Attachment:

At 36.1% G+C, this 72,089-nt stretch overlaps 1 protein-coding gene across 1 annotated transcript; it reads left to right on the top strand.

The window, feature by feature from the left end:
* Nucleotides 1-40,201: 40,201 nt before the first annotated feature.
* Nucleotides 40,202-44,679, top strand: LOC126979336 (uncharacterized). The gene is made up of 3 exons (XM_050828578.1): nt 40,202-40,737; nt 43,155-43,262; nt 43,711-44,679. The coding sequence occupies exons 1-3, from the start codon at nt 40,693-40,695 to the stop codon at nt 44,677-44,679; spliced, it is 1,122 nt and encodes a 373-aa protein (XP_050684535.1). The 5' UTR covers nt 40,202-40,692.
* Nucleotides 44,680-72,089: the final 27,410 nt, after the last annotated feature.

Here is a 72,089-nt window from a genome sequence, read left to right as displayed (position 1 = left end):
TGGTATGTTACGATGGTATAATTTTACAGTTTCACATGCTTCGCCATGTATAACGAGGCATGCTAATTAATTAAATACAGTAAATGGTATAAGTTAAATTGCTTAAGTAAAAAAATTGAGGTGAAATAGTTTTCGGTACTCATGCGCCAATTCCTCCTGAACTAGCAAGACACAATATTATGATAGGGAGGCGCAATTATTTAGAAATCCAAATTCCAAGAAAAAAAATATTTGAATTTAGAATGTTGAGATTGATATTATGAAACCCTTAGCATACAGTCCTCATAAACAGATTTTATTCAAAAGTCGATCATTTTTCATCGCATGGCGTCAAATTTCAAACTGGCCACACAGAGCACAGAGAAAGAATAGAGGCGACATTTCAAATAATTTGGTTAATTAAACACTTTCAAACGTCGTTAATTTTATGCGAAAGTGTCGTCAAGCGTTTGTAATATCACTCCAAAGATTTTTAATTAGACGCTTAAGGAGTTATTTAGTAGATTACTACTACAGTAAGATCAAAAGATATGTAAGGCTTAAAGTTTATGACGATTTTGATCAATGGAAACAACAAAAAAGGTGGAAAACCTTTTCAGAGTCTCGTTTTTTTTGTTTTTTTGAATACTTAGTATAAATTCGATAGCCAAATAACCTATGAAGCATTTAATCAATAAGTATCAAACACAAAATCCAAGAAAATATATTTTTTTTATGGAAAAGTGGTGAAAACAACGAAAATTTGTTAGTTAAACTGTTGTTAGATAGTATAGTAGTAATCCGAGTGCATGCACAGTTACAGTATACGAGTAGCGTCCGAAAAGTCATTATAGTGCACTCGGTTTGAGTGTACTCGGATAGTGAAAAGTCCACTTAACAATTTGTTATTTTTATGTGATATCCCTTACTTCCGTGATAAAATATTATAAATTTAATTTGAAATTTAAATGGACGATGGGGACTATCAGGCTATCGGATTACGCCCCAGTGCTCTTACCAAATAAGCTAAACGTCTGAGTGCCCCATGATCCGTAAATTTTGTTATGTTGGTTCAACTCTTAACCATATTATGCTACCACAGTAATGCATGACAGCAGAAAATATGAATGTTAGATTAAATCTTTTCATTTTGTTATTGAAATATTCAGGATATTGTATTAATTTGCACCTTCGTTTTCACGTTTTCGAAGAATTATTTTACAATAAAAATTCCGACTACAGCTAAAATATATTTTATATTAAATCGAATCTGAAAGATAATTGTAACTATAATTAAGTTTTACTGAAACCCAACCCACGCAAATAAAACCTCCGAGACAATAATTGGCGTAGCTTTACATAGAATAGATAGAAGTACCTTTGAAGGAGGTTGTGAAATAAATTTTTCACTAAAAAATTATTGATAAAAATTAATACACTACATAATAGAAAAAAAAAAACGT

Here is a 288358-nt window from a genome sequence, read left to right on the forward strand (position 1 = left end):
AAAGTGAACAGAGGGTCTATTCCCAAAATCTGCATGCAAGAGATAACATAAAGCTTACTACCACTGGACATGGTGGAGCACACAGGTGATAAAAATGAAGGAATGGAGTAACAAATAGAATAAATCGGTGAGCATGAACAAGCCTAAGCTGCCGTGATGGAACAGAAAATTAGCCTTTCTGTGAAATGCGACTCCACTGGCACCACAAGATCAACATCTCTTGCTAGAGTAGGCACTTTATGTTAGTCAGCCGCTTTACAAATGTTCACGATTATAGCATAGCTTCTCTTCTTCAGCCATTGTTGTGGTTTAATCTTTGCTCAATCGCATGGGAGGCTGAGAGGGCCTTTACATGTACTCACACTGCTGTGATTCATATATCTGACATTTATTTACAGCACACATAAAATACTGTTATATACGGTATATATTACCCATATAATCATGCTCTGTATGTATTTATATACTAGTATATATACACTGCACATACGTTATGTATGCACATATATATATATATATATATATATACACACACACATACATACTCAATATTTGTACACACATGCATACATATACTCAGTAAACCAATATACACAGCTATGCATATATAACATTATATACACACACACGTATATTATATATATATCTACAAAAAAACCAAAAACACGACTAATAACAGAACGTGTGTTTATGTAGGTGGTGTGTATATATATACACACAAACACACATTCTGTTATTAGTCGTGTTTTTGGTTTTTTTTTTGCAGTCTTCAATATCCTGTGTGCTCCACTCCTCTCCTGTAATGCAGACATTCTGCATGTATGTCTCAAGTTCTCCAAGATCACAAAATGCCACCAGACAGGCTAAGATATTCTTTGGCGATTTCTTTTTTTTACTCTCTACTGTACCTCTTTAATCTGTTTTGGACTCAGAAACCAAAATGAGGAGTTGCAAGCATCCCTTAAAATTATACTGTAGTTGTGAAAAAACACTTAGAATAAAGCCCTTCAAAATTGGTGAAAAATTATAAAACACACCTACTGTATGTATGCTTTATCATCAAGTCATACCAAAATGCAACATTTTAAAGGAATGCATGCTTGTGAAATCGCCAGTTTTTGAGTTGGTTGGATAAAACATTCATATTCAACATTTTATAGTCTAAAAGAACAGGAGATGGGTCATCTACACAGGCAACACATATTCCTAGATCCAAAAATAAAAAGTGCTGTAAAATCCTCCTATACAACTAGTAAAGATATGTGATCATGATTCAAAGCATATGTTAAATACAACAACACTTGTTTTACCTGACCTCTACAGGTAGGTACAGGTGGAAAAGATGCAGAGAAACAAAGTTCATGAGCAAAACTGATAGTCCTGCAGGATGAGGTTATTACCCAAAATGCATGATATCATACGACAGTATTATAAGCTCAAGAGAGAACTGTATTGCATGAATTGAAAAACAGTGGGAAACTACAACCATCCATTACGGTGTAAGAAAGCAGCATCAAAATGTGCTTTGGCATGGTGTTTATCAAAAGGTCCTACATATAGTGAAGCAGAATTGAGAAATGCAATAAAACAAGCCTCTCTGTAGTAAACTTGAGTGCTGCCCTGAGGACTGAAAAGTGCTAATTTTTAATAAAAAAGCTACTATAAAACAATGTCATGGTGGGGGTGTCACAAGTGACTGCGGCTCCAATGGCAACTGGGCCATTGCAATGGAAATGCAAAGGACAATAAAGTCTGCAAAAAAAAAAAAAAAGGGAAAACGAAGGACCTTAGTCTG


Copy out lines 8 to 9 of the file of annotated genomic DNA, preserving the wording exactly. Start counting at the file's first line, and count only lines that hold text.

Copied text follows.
Here is a 288358-nt window from a genome sequence, read left to right on the forward strand (position 1 = left end):
AAAGTGAACAGAGGGTCTATTCCCAAAATCTGCATGCAAGAGATAACATAAAGCTTACTACCACTGGACATGGTGGAGCACACAGGTGATAAAAATGAAGGAATGGAGTAACAAATAGAATAAATCGGTGAGCATGAACAAGCCTAAGCTGCCGTGATGGAACAGAAAATTAGCCTTTCTGTGAAATGCGACTCCACTGGCACCACAAGATCAACATCTCTTGCTAGAGTAGGCACTTTATGTTAGTCAGCCGCTTTACAAATGTTCACGATTATAGCATAGCTTCTCTTCTTCAGCCATTGTTGTGGTTTAATCTTTGCTCAATCGCATGGGAGGCTGAGAGGGCCTTTACATGTACTCACACTGCTGTGATTCATATATCTGACATTTATTTACAGCACACATAAAATACTGTTATATACGGTATATATTACCCATATAATCATGCTCTGTATGTATTTATATACTAGTATATATACACTGCACATACGTTATGTATGCACATATATATATATATATATATATATACACACACACATACATACTCAATATTTGTACACACATGCATACATATACTCAGTAAACCAATATACACAGCTATGCATATATAACATTATATACACACACACGTATATTATATATATATCTACAAAAAAACCAAAAACACGACTAATAACAGAACGTGTGTTTATGTAGGTGGTGTGTATATATATACACACAAACACACATTCTGTTATTAGTCGTGTTTTTGGTTTTTTTTTTGCAGTCTTCAATATCCTGTGTGCTCCACTCCTCTCCTGTAATGCAGACATTCTGCATGTATGTCTCAAGTTCTCCAAGATCACAAAATGCCACCAGACAGGCTAAGATATTCTTTGGCGATTTCTTTTTTTTACTCTCTACTGTACCTCTTTAATCTGTTTTGGACTCAGAAACCAAAATGAGGAGTTGCAAGCATCCCTTAAAATTATACTGTAGTTGTGAAAAAACACTTAGAATAAAGCCCTTCAAAATTGGTGAAAAATTATAAAACACACCTACTGTATGTATGCTTTATCATCAAGTCATACCAAAATGCAACATTTTAAAGGAATGCATGCTTGTGAAATCGCCAGTTTTTGAGTTGGTTGGATAAAACATTCATATTCAACATTTTATAGTCTAAAAGAACAGGAGATGGGTCATCTACACAGGCAACACATATTCCTAGATCCAAAAATAAAAAGTGCTGTAAAATCCTCCTATACAACTAGTAAAGATATGTGATCATGATTCAAAGCATATGTTAAATACAACAACACTTGTTTTACCTGACCTCTACAGGTAGGTACAGGTGGAAAAGATGCAGAGAAACAAAGTTCATGAGCAAAACTGATAGTCCTGCAGGATGAGGTTATTACCCAAAATGCATGATATCATACGACAGTATTATAAGCTCAAGAGAGAACTGTATTGCATGAATTGAAAAACAGTGGGAAACTACAACCATCCATTACGGTGTAAGAAAGCAGCATCAAAATGTGCTTTGGCATGGTGTTTATCAAAAGGTCCTACATATAGTGAAGCAGAATTGAGAAATGCAATAAAACAAGCCTCTCTGTAGTAAACTTGAGTGCTGCCCTGAGGACTGAAAAGTGCTAATTTTTAATAAAAAAGCTACTATAAAACAATGTCATGGTGGGGGTGTCACAAGTGACTGCGGCTCCAATGGCAACTGGGCCATTGCAATGGAAATGCAAAGGACAATAAAGTCTGCAAAAAAAAAAAAAAAGGGAAAACGAAGGACCTTAGTCTG